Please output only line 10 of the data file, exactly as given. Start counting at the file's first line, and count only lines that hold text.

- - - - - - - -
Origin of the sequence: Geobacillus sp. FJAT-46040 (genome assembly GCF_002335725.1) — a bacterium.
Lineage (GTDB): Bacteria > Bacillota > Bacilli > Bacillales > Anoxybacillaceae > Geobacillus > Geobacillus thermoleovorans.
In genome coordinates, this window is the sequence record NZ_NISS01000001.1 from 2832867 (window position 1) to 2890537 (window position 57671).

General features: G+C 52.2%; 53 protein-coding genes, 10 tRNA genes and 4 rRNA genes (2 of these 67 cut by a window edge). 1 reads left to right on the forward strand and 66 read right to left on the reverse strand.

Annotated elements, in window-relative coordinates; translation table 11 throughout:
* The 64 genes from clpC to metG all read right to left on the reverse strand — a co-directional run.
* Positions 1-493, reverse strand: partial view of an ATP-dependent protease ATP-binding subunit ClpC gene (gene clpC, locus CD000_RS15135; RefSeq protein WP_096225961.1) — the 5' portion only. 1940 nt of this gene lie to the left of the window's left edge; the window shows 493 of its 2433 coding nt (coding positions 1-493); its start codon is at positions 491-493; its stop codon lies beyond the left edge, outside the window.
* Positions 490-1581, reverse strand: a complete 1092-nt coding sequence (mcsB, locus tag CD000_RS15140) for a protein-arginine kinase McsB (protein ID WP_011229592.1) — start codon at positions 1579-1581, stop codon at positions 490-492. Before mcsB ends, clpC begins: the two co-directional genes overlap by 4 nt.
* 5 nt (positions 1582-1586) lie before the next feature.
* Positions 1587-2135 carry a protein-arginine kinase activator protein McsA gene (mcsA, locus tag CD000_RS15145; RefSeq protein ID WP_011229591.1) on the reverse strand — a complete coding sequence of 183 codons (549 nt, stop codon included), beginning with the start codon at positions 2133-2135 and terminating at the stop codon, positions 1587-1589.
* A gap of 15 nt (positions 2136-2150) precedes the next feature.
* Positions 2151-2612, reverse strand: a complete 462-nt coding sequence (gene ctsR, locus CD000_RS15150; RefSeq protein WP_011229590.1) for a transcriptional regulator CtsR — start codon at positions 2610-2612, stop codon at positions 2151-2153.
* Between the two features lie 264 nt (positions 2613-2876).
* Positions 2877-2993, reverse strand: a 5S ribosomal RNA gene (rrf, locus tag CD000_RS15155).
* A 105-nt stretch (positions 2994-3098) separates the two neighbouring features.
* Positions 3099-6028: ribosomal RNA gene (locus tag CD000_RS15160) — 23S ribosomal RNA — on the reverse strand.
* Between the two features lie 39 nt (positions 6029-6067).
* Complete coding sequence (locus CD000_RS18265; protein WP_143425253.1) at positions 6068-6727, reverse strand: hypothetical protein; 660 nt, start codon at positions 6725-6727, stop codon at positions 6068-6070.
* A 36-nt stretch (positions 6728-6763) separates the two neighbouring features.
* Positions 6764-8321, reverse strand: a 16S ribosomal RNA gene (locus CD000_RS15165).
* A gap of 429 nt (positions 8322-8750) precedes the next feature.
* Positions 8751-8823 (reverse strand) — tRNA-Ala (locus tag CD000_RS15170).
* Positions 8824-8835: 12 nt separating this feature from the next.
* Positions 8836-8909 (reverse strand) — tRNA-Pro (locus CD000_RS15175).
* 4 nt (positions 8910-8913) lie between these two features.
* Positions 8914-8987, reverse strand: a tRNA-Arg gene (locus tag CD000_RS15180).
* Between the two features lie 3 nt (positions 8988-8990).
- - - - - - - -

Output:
* Positions 1587-2135 carry a protein-arginine kinase activator protein McsA gene (mcsA, locus tag CD000_RS15145; RefSeq protein ID WP_011229591.1) on the reverse strand — a complete coding sequence of 183 codons (549 nt, stop codon included), beginning with the start codon at positions 2133-2135 and terminating at the stop codon, positions 1587-1589.